Physical health status
Judgments regarding the presence or absence of medical diagnoses were based on review of medical records. Specific diagnoses examined were arthritis, cancer (diagnosed or treated within the last 5 years), central nervous system (CNS) diseases, chronic obstructive pulmonary disease (COPD), thyroid disease, diabetes mellitus (DM), hypertension, cardiovascular disease (CVD), and visual and auditory impairment. Ratings of perceived physical health status and pain were made using questions extracted from the SF-36 (Ware and Sherbourne, 1992). Variables were dichotomized as follows: ‘In general, how would you say (subject’s) physical health was’—excellent/very good/good versus fair/poor; ‘Compared to 1 year ago, how would you rate (subject’s) health (now/at time of suicide)’—much/somewhat better/same versus somewhat/much worse; ‘How much bodily pain did (subject) have during the last 4 weeks’—none/mild versus moderate/severe/very severe. The proxy version of the SF-36 has moderate to excellent concordance with patient reports (Solari and Radice, 2001; Hofhuis et al., 2003).
Functional status
Activities of daily living, such as toileting and grooming, were assessed through interviews with proxy informants using the Physical Self-Maintenance Scale (PSMS) (Lawton and Brody, 1969). Higher order functions such as preparing meals and managing money were assessed with the Instrumental Activities of Daily Living (IADL) scale (Lawton and Brody, 1969). Both scales were scored continuously. Deficits in functional ability ascribed specifically to physical illness were assessed using the Karnofsky Performance Status Scale (KPSS) (Karnofsky and Barchenal, 1949) based on synthesis of the proxy report and medical record review. The KPSS, IADL and PSMS, and their proxy versions, have established reliability and validity for use with older adults (Long et al., 1998; Mccall et al., 2002; Rebollo et al., 2004).
Treatment and utilization
Ratings of health care access and utilization were derived from all sources, including informant interviews and review of medical and psychiatric records. We examined dates of most recent in-person contact documented by any information source; total number of outpatient visits in the last month with primary care providers and mental health professionals endorsed by any information source; total medical or surgical and mental health or substance abuse inpatient treatment days in the last year; date of most recent hospital discharge for medical/surgical or mental health/substance abuse treatment; and utilization of home care services, including informant and medical record documentation of visiting nurse and home health aide services (one or more visits) in the last month and year. Facilities records were reviewed for 78 of the suicides (median number of records = 2) and 74 comparison subjects (median number of records = 1). The total number of information sources (informants interviewed plus records reviewed) for suicides and comparison subjects did not differ (Cochran-Armitage trend test; z = .52, p = 0.599).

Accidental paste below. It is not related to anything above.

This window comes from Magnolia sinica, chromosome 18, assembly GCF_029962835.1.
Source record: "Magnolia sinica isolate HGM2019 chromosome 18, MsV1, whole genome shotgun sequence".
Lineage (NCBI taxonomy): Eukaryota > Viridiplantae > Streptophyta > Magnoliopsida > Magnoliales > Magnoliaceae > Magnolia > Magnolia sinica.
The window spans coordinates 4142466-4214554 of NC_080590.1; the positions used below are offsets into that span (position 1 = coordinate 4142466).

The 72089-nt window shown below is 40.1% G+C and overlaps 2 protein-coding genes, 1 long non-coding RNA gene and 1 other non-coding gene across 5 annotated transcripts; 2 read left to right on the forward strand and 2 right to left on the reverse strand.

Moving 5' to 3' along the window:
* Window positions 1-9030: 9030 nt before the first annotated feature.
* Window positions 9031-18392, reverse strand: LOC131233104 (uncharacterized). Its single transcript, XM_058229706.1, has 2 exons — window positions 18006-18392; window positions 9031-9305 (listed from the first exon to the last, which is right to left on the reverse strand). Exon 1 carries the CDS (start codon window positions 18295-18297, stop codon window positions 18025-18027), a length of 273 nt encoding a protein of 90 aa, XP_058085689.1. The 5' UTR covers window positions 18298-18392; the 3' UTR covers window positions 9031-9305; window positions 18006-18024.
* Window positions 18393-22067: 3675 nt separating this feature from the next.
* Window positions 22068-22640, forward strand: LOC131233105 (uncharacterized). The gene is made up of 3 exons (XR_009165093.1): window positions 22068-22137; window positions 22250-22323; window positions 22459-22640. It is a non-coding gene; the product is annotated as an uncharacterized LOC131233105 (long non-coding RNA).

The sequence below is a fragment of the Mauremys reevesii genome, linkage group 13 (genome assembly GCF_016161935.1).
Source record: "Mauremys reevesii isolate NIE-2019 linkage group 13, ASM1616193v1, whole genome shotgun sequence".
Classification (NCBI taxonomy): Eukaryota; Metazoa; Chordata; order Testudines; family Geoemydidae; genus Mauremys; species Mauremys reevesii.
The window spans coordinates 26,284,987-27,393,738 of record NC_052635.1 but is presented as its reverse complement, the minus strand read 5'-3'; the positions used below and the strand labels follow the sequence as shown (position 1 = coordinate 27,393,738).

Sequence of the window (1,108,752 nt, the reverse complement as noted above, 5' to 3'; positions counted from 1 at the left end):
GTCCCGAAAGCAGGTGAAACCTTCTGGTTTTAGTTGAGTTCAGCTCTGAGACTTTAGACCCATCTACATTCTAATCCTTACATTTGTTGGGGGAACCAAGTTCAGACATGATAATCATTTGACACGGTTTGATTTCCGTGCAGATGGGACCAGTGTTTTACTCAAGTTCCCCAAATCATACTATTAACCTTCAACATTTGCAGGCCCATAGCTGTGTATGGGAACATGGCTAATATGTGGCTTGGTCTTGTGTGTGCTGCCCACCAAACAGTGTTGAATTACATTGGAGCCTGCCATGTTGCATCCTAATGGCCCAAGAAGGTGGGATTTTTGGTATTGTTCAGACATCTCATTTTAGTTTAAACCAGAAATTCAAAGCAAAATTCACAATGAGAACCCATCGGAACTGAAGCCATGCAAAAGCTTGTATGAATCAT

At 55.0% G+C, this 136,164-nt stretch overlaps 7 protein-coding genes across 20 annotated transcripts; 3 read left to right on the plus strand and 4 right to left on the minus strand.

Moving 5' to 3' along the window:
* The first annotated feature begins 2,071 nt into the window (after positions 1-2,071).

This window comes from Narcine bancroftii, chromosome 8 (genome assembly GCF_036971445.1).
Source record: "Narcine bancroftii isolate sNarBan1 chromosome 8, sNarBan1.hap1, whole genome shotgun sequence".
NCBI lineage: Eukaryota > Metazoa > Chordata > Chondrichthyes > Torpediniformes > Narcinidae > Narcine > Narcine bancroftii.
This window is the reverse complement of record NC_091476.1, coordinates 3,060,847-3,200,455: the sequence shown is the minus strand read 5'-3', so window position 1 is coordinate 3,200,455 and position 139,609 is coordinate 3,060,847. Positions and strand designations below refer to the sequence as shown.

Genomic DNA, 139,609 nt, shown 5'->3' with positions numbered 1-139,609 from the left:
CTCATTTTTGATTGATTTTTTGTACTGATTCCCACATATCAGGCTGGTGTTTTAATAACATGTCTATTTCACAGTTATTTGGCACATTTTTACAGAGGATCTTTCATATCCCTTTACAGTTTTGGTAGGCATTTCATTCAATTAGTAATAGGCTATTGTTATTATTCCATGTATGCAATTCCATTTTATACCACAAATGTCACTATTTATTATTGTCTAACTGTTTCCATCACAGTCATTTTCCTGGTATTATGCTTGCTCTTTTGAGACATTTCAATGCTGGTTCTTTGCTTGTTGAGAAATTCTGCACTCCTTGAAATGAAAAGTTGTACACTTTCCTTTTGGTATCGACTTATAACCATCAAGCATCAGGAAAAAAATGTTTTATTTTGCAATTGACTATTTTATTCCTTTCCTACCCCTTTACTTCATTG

Data analyses
Odds ratios (OR) and 95% confidence intervals (CI) were calculated using paired logistic regression analyses (Hosmer and Lemeshow, 2000), an analysis method that uses the differences between the corresponding values of the suicide and matched controls. Living arrangement (alone vs. other) and education (<12 years vs. ≥12 years) were included as covariates. Relative contributions to suicide risk of psychiatric, physical health, and function variables were tested using sequential multivariate paired logistic regression models. In the first model, case status was regressed on any Axis I diagnosis (0 vs. ≥ 1) and perceived physical health status (excellent/very good/good vs. fair/poor). In the second model, continuous IADL and PSMS scores were added. In both models living situation and education were covaried. All reported analyses are two-tailed with statistical significance at p <0.05.
The sample consisted of 86 individuals who died by suicide and 86 community-residing comparison subjects (63 men and 23 women in each group); nearly all subjects were White (97.6%). Suicides were more likely than the comparison group to be unmarried (OR = 5.00; 95% CI = 2.36–12.28), on disability or unemployed (OR = 8.27; 95% CI = 2.90–31.61), and living alone (OR = 5.33; 95% CI = 2.40–14.16) (Table 1).
Table 1
Table 1